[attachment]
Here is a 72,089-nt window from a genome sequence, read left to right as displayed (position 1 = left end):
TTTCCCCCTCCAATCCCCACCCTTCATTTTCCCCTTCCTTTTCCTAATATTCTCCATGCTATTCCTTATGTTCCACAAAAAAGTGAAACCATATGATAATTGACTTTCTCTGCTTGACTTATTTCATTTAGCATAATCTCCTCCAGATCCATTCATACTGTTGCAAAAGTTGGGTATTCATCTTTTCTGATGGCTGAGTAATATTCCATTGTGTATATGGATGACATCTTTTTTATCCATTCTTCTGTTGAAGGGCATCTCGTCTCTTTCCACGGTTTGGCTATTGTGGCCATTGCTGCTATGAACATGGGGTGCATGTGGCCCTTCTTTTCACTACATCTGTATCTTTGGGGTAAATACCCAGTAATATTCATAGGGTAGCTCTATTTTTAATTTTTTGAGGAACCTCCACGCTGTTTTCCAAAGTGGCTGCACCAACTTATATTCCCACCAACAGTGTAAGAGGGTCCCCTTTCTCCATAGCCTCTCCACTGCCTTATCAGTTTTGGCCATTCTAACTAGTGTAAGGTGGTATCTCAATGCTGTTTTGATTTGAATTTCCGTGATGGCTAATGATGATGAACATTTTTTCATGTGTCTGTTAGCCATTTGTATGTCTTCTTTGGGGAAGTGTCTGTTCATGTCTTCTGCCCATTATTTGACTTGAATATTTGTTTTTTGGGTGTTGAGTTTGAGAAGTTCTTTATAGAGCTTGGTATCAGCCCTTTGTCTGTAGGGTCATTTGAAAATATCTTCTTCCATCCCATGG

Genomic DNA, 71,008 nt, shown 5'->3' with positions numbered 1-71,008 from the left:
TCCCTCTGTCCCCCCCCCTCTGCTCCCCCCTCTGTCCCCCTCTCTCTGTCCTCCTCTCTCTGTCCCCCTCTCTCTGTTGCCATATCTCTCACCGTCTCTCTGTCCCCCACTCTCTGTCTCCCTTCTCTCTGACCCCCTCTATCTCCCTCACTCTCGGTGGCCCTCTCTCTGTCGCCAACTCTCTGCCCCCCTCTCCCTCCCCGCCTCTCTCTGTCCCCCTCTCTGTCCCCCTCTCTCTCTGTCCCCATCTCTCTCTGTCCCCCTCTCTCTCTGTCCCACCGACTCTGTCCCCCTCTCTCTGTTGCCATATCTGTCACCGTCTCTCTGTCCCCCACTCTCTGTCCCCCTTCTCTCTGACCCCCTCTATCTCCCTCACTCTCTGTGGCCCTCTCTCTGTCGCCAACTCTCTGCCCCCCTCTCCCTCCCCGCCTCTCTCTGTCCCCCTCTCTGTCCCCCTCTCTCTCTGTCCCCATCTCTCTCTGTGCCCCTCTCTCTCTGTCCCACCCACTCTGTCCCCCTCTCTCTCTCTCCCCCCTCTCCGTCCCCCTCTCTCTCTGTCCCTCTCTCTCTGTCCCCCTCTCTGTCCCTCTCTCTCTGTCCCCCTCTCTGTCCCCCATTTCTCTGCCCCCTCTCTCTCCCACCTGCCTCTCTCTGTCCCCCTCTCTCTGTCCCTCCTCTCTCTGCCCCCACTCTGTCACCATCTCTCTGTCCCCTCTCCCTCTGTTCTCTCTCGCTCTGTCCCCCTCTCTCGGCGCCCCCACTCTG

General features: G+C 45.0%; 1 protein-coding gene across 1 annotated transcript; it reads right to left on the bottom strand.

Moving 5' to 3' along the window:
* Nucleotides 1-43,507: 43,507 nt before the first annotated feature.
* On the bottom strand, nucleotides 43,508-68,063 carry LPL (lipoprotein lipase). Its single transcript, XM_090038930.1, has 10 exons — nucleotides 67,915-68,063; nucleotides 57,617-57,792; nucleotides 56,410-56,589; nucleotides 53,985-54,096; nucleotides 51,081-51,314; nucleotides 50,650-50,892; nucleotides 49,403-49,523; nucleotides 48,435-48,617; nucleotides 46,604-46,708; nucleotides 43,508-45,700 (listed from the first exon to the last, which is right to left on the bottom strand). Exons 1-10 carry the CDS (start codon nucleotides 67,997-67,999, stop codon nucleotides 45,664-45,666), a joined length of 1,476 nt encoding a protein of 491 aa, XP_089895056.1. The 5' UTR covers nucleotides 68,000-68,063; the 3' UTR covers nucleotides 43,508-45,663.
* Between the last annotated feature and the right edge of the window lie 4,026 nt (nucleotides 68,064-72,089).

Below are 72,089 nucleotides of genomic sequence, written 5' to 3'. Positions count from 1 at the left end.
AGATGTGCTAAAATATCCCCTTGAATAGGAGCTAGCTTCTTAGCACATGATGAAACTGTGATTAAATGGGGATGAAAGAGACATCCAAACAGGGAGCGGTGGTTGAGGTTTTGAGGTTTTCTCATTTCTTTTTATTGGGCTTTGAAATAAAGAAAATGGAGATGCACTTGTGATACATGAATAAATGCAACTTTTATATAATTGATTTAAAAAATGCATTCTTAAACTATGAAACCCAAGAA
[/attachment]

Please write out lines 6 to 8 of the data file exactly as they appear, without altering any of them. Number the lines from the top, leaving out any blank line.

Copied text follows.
Moving 5' to 3' along the window:
* Nucleotides 1-43,507: 43,507 nt before the first annotated feature.
* On the bottom strand, nucleotides 43,508-68,063 carry LPL (lipoprotein lipase). Its single transcript, XM_090038930.1, has 10 exons — nucleotides 67,915-68,063; nucleotides 57,617-57,792; nucleotides 56,410-56,589; nucleotides 53,985-54,096; nucleotides 51,081-51,314; nucleotides 50,650-50,892; nucleotides 49,403-49,523; nucleotides 48,435-48,617; nucleotides 46,604-46,708; nucleotides 43,508-45,700 (listed from the first exon to the last, which is right to left on the bottom strand). Exons 1-10 carry the CDS (start codon nucleotides 67,997-67,999, stop codon nucleotides 45,664-45,666), a joined length of 1,476 nt encoding a protein of 491 aa, XP_089895056.1. The 5' UTR covers nucleotides 68,000-68,063; the 3' UTR covers nucleotides 43,508-45,663.